Going the whole distance

I saw my GP, Dr M, yesterday – for a new annual referral to my cancer doctor and a renewal of the prescription for the drug I hope will prevent a heart attack. As I was leaving, I mentioned that my knees had become quite painful recently, “Osteoarthritis I suppose“. Dr M said that if it is osteoarthritis, I need to try to maintain strength, mobility and activity as long as possible, because prosthetic knee joints will only last about 15 years.

That was an optimistic statement from one perspective. The suggestion is that my cancer and heart disease might hold off long enough for me to wear out a pair of prosthetic knees.

Later that day my knees were very sore, to the point where I felt a little reluctant to walk the dog that evening. I did take him out for his usual walk, however, and when I got home I examined my offending knees. It turned out that each knee had a particular palpable tender spot, and there was a remarkable similarity between left and right. The sore spot was right on the tibio-femoral joint line.

[my painful knees]

Maybe the pain is coming from the medial meniscus or medial collateral ligament? I wondered whether Bruce (the dog) is the cause of this problem. This knee pain has only become significant in the past few weeks since I have begun walking with him. And he does tend to force me to twist my knee as I follow his random meanderings and his strong pull.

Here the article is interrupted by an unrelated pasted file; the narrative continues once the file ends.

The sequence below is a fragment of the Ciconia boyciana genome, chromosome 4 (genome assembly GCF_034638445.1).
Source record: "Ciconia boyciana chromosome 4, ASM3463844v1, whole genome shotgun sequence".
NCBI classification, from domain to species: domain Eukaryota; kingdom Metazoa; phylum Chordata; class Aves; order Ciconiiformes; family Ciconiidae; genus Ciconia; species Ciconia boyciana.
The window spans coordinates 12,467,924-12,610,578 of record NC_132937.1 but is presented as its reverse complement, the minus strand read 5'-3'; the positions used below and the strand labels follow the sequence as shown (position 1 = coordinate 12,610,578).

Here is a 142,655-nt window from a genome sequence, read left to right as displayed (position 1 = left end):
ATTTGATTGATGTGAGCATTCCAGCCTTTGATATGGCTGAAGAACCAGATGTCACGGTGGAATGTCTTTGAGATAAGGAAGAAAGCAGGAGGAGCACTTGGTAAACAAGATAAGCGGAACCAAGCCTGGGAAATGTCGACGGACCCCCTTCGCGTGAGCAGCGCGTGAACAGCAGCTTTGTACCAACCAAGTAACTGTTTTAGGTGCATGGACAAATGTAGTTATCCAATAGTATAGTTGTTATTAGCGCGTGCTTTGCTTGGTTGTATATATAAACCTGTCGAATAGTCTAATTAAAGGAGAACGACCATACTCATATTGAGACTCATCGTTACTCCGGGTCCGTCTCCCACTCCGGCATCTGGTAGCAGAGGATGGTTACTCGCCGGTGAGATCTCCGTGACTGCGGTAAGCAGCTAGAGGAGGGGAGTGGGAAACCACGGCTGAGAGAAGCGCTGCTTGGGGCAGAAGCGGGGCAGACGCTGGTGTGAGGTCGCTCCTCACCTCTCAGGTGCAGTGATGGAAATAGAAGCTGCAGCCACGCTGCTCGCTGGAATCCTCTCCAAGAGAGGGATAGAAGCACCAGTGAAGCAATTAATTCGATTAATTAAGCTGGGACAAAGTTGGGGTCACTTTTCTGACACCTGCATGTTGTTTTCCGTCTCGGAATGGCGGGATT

So with this causation theory in mind, and Dr M’s warnings ringing in my ears, I dosed myself with lots of paracetamol and decided to make the most of this morning’s dog-free trip to work. For the first time in nearly a year, I ran the whole 10 km to work. Straight lines, no twisting. It felt OK.


About oldblack

ageing and decaying, misanthropic, cynical...black
This entry was posted in annoyances, death, depression, emotions, health, observations, pessimism, running and tagged , , , . Bookmark the permalink.

One Response to Going the whole distance

  1. Pingback: The varieties of degeneration | darkness overcomes you . . .

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